The cost to Esa of building, launching and operating Euclid is expected to be just over 600m euros (£480m; $760m). Member states will provide Euclid's visible wavelength camera and a near-infrared camera/spectrometer, taking the likely cost of the whole endeavour beyond 800m euros.The US has been offered, and will accept, a junior role in the mission valued at around 5%. The American space agency (Nasa) will pay for this by picking up the tab for the infrared detectors needed on Euclid. A memorandum of understanding to this effect will be signed between the agencies in due course."We have negotiated a detailed text with Nasa, which both parties consider final, and it is ready for signature," said Dr Fabio Favata, Esa's head of science planning. "It will mean a small, commensurate number of US scientists will be welcomed into the Euclid Consortium," he told BBC News.The consortium is the team that will have access to Euclid's data.
The scientific push on Euclid’s behalf was so great that ESA agreed to accept the mission even though its cost to ESA — 606 million euros ($788 million) in 2012 economic conditions — is far higher than the nominal budget of 475 million euros that ESA had set for so-called Medium-class science missions. Just as much of a concern when the SPC adopted Euclid in October was whether key ESA member states, notably France, Britain and Italy, would be able to commit to providing the observing instruments and the various ground centers that Euclid will need. ESA has estimated that the instruments to be provided by national European agencies and laboratories are valued at around 150 million euros. A similar amount will be needed for Euclid’s elaborate ground network, including eight data centers distributed around Europe. Given these uncertainties — and to leave time to assure that Euclid’s design could be accommodated by a Soyuz rocket — the SPC gave itself until June to verify the mission. That waiting period pushed the scheduled launch from 2019 to 2020 but otherwise the project’s estimated cost has not changed in the past year, Rene Laureijs, ESA’s Euclid project scientist, said in a June 20 interview.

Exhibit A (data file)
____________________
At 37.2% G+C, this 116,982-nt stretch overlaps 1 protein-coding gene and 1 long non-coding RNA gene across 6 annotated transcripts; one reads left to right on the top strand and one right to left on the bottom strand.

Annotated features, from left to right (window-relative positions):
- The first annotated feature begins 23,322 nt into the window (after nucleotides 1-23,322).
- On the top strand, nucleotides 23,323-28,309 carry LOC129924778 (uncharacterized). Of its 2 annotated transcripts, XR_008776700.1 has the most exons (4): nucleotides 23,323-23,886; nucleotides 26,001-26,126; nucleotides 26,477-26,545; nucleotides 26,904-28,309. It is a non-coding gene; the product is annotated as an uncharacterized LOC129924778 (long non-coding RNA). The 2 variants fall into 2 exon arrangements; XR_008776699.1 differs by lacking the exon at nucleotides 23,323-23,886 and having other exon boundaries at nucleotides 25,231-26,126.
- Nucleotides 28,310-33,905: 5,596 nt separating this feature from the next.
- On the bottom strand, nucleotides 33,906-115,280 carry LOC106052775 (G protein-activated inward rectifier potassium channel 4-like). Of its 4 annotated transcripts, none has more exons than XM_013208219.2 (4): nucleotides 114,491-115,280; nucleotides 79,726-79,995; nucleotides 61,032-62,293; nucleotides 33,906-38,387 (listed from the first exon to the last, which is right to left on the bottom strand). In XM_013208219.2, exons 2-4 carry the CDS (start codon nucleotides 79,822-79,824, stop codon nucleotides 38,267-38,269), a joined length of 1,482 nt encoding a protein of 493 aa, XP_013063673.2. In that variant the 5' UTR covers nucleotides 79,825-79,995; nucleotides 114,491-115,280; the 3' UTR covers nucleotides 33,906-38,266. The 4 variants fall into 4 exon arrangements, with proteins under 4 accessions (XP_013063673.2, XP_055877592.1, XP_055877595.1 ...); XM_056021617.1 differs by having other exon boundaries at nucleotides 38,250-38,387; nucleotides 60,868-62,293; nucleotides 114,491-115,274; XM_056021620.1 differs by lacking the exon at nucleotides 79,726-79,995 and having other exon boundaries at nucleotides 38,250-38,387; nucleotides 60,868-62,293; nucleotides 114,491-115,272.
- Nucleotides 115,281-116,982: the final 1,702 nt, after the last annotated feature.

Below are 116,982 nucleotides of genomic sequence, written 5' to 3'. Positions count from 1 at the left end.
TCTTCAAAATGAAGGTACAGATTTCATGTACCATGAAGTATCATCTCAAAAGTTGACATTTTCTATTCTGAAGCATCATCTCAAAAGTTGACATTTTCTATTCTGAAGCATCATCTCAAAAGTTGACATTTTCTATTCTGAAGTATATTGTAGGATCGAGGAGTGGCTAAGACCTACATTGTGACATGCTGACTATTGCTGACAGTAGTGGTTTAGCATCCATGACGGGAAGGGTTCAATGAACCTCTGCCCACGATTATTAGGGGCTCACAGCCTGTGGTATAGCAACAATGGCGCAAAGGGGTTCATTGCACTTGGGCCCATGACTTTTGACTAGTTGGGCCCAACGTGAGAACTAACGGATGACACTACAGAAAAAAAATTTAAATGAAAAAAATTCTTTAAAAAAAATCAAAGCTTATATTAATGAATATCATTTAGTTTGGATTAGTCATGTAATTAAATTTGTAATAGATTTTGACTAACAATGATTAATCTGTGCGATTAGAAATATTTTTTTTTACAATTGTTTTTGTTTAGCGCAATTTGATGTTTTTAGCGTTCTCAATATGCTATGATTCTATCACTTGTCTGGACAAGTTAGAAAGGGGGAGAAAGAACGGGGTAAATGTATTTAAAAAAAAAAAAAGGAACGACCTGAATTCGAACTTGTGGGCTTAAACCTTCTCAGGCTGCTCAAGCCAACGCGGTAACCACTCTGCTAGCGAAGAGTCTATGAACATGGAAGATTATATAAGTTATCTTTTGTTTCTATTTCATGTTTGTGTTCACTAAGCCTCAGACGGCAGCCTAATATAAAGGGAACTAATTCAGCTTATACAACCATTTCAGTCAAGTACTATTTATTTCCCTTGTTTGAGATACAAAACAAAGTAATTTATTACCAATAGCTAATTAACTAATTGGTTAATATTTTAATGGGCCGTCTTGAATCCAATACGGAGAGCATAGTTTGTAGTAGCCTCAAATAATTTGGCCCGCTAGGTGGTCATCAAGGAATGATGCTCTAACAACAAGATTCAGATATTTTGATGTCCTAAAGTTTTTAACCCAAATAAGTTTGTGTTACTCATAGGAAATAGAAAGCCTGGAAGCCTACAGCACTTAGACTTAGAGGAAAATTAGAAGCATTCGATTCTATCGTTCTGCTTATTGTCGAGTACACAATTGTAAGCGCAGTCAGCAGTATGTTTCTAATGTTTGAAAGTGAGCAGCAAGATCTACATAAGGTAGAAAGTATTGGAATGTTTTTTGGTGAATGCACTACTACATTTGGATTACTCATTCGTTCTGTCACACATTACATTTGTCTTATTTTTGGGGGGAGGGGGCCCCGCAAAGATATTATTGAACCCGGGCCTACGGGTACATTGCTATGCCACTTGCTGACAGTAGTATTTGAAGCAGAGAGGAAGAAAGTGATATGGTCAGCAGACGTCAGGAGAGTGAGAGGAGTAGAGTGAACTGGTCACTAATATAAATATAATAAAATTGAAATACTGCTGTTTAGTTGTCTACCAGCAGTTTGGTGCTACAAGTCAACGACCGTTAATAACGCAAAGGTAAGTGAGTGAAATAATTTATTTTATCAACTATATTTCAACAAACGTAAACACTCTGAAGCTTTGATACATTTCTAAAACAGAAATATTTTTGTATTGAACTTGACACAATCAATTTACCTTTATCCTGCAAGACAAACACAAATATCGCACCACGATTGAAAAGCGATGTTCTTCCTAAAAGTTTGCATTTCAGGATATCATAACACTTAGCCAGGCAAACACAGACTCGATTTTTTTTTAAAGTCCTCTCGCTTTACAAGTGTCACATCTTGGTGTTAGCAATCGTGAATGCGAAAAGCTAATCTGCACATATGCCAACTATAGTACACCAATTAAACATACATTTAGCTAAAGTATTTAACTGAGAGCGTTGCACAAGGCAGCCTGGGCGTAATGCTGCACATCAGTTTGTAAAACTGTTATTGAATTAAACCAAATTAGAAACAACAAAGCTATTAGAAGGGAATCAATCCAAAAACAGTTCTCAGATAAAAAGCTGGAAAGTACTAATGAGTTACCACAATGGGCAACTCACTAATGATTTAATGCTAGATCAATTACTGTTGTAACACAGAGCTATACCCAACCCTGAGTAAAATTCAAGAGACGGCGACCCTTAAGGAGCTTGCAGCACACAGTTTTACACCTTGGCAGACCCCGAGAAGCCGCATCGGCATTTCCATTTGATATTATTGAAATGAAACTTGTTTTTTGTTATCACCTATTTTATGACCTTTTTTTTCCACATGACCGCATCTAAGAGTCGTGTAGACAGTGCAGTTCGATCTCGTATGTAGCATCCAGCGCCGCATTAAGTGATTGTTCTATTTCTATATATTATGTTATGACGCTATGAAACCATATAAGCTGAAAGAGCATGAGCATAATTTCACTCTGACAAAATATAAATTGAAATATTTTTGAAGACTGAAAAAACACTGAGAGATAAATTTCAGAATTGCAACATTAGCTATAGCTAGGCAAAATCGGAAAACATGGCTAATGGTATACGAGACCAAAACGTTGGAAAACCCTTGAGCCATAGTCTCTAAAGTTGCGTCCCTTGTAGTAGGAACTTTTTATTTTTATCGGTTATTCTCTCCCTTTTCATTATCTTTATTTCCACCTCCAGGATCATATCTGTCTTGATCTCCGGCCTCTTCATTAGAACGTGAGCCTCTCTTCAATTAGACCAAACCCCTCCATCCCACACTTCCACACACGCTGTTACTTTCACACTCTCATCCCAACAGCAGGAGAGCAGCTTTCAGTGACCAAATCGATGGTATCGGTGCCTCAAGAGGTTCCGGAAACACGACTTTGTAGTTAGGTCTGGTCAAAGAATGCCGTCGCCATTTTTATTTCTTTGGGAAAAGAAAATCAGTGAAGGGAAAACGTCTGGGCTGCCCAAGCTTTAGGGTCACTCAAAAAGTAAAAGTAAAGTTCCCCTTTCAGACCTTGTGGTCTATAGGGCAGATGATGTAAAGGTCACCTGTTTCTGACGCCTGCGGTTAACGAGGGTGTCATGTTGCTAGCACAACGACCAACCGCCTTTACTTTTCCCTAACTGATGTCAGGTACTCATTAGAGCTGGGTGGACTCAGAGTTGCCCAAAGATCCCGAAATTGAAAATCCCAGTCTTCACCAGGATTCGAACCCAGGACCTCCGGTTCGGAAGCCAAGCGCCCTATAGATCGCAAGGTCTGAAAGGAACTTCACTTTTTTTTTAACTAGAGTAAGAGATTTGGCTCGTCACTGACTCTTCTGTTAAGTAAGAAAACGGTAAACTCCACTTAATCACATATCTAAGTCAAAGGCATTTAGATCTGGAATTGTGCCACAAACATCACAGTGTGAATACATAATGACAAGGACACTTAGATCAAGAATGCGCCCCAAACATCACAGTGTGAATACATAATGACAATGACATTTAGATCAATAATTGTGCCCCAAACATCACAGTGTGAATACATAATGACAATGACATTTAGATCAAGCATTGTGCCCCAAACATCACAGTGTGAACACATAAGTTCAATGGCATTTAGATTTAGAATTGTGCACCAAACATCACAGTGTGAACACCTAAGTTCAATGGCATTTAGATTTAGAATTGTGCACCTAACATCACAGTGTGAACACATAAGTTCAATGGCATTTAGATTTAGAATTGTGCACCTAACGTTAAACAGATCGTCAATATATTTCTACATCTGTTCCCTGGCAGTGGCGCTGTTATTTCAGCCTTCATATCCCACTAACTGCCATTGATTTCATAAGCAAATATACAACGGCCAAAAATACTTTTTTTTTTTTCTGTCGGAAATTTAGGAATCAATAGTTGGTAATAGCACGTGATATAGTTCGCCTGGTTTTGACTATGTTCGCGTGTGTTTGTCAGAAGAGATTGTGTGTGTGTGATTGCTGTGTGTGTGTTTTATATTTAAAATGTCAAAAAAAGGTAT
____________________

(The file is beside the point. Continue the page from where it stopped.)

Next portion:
The overall optical design for the near-infrared spectrometer and photometer (NISP) and the lenses of the instrument will be developed and provided by the Max Planck Institute for Extraterrestrial Physics in Garching, near Munich. Shown here is an optical lens holder during the first test.
The European Space Agency, ESA, has chosen Thales Alenia Space to build the new Euclid cosmology satellite in a contract worth €322.5 million.
ESA's selection of the satellite prime contractor follows its choice of the contractor for the payload module (PLM assigned to Astrium SAS of Toulouse)
Euclid, ESA’s dark Universe mission, has passed its preliminary design review, providing confidence that the spacecraft and its payload can be built. It’s time to start ‘cutting metal’.
WASHINGTON — Problems with infrared detectors provided by NASA will delay a European Space Agency astronomy mission, potentially by a year or more, a NASA official said Oct. 18.Paul Hertz, director of NASA’s astrophysics division, said engineers found problems during recent testing of infrared detectors being provided by NASA for ESA’s Euclid space telescope, which had been planned for launch in 2020 on a Soyuz rocket from French Guiana.“The detector systems that we had been developing for delivery for ESA has been failing in their characterization testing before delivery,” he said at a meeting of the Astrophysics Advisory Committee.